I came a across an extension of a well-known problem: counting the number of start-ups of a machine.
In the power generation models we often see constraints related to the number of start-ups of a generator: because of wear and tear we may like to minimize or restrict the number of times a generator is turned on. In the picture below the x(i) vector is the state of a generator (on or off) and the s(i) vector indicates when a startup occurs (i is time period). Both x and s are binary variables.
If we are minimizing the number of startups or have an upper bound, this can be easily modeled with a single inequality:
Here s(i) is forced to be one if there is a start-up, otherwise it is unrestricted. I.e. as long as the bound U is not binding we may have a few elements in s being 1 while there is no real start-up there. This is a structure we often see in models.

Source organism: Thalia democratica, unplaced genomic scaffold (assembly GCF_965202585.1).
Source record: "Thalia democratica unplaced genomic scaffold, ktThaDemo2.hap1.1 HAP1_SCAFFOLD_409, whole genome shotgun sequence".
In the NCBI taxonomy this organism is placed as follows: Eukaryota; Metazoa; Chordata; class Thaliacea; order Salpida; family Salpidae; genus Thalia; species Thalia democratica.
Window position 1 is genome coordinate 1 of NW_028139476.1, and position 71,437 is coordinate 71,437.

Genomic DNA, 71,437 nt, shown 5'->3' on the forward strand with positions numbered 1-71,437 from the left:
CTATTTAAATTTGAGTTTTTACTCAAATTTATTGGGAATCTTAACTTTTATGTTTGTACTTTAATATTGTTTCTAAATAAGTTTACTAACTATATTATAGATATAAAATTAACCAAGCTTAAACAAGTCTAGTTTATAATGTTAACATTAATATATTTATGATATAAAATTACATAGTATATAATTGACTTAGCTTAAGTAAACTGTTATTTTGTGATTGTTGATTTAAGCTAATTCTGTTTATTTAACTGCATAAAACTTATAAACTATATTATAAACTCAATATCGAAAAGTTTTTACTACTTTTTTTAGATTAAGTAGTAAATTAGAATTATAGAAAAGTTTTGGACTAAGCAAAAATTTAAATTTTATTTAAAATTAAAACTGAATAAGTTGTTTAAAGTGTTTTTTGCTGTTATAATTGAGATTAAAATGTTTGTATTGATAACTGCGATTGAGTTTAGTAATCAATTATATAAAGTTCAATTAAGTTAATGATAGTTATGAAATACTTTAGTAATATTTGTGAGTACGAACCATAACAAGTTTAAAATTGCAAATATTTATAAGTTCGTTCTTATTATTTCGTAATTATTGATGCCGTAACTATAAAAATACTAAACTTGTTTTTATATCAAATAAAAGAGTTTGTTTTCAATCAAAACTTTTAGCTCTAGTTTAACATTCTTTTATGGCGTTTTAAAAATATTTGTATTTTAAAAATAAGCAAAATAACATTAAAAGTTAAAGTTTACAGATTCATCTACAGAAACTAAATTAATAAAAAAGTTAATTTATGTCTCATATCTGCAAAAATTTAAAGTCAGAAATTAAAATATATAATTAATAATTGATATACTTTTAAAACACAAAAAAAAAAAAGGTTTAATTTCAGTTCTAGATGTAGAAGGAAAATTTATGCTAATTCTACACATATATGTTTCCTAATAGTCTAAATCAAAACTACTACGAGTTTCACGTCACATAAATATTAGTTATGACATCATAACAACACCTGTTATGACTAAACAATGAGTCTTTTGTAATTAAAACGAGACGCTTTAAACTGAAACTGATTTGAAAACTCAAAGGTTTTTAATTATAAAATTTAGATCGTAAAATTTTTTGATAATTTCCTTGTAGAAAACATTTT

A lower bound on the number of startups is somewhat unusual, but lets see what happens. If we have a lower bound on the number of start-ups we need to be more precise and force s(i)=0 if there is no start-up. This can be modeled as:
This nonlinear expression can be linearized easily and leads to the three inequalities shown above. This formulation is so tight we can even relax the s variables to continuous variables between zero and one (they will be automatically integer for any feasible solution).
The state in period zero is assumed to be known. This matters if we have x(i)=1 in the first period. This is only counted as a startup in case the initial state is 0. In GAMS we can model this compactly as:
The trick with the initial state resembles how we can deal with iniitial inventory in a supply chain model. See: http://yetanothermathprogrammingconsultant.blogspot.com/2014/10/handling-of-inventory.html.